OpenSearch Client Java & Python APIs

Disclaimer: This is not legal advice, I am not a lawyer. I have worked in the open source legal space for 15+ years and worked closely with Red Hat Legal in my previous job.

@erickg, what you see in the README.md is what I would expect to see when you fork another project. They are attributing the copyright holder on the original work, and documenting the license that the work is under.

As you add/modify code to your fork, their copyright statement (and license for their copyrighted changes) still apply, so you need to be sure to retain that attribution (in README.md and wherever it appears in the code files, probably in the comment header). What you can do is append your own copyright statement, like this:

Copyright 2021 Elasticsearch B.V. 
Copyright 2021 ErickG

Licensed under the Apache License, Version 2.0

You can definitely do this in README.md without issue, and you can make this change to any source files you modify. If you create entirely new files (that do not copy content from existing files), you do not need to include the Elasticsearch copyright attribution statement.

I am assuming, for simplicity, that your fork intends to keep the Apache License, Version 2.0, that you inherited from the upstream fork. It is possible for your changes to be under a different license, but it complicates things (including my answer) quite a bit, so my advice to you would be to keep your fork Apache 2.0.

If you have additional Copyright or License questions, please feel free to ask me, and I will do my best to help you.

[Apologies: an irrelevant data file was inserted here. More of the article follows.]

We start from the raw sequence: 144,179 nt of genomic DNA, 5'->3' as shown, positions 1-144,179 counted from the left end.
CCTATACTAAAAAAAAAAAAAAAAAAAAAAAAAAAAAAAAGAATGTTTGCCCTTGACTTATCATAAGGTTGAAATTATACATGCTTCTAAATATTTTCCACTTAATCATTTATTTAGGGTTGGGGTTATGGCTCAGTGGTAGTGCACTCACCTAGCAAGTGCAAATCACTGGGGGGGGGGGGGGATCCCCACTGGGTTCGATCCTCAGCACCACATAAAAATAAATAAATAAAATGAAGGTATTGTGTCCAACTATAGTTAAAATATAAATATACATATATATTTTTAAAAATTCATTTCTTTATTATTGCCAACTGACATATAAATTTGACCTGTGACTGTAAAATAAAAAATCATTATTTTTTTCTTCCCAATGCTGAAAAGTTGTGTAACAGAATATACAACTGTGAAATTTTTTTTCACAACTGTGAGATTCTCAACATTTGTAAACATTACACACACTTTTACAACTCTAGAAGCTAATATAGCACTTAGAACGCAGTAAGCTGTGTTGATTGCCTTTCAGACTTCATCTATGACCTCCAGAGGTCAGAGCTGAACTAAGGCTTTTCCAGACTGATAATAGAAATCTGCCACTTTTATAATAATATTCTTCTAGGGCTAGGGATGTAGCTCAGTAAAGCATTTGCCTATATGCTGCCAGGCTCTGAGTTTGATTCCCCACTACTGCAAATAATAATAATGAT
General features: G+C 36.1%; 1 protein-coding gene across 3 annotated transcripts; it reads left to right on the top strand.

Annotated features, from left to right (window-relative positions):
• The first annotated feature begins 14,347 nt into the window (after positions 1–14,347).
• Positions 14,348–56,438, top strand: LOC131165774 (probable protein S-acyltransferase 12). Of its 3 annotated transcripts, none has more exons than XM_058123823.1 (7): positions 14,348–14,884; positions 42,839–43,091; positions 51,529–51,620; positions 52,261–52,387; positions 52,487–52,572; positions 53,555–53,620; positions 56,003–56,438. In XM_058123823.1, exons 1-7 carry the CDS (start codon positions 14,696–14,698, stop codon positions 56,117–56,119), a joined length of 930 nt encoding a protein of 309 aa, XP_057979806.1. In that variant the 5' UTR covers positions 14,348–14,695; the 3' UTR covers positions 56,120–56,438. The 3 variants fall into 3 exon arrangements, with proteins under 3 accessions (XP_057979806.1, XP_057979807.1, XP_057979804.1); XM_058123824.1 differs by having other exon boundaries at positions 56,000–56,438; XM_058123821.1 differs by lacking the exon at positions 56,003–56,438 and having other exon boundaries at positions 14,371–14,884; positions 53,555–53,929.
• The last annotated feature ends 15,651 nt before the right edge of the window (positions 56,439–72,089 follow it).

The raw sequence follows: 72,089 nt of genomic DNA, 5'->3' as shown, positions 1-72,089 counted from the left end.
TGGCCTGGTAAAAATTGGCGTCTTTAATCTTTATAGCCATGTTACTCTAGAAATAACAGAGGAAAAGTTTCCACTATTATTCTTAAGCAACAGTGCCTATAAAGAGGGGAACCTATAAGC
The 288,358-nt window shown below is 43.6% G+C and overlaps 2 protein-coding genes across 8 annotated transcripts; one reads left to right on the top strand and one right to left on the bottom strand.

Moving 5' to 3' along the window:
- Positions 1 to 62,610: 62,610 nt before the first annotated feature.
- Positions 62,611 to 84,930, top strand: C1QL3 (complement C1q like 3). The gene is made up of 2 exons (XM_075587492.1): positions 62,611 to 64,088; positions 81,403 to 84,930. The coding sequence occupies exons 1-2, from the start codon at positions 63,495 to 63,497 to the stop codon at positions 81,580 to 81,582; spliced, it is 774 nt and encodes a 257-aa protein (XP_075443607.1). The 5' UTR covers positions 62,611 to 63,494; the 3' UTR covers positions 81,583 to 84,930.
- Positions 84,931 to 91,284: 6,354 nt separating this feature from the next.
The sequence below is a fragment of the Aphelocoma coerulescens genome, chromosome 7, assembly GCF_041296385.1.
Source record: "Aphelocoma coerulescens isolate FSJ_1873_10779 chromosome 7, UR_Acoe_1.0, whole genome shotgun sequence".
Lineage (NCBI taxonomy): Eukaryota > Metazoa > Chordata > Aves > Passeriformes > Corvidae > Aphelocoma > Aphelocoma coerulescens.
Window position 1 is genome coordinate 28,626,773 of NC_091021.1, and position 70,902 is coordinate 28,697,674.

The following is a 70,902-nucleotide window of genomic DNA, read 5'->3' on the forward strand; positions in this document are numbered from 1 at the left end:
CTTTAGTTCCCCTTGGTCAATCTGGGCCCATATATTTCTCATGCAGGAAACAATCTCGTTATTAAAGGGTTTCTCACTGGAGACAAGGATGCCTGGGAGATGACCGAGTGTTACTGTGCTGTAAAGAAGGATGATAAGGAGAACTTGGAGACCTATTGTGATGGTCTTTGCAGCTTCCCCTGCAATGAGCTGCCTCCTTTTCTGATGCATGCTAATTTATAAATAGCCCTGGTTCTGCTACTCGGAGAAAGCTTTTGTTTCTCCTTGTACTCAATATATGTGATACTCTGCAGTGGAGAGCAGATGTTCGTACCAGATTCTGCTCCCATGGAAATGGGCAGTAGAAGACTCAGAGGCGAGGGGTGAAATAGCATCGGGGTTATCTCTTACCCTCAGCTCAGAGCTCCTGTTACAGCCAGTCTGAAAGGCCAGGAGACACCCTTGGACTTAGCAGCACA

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Thanks, that’s helpful. Of course, I would love to have Apache License.

I have a question about source repo elasticsearch-py’s license. It says

Copyright 2021 Elasticsearch B.V. Licensed under the Apache License, Version 2.0.

This doesn’t align with APL declaration in elasticsearch-py/LICENSE at master · elastic/elasticsearch-py (github.com). Does that mean the code is not APL anymore?

I’m not sure I follow 100% - copyright and license are two separate things. The repo you linked looks like Apache to me.

@spotfoss Thoughts?

The file that you linked to is a copy of the Apache License 2.0. I am also unsure where your confusion is coming from, as this matches the statement in README.md.

IMHO, the actual python API sucks because are very 2.x legacy designed.
They don’t follow the actual approach of using Python Typed for methods and objects.
It’s ok to maintain for old created code, but for new one it should better to move a more python modern approach.
The same if for Jaa API that the High-Level are poor of entity model design.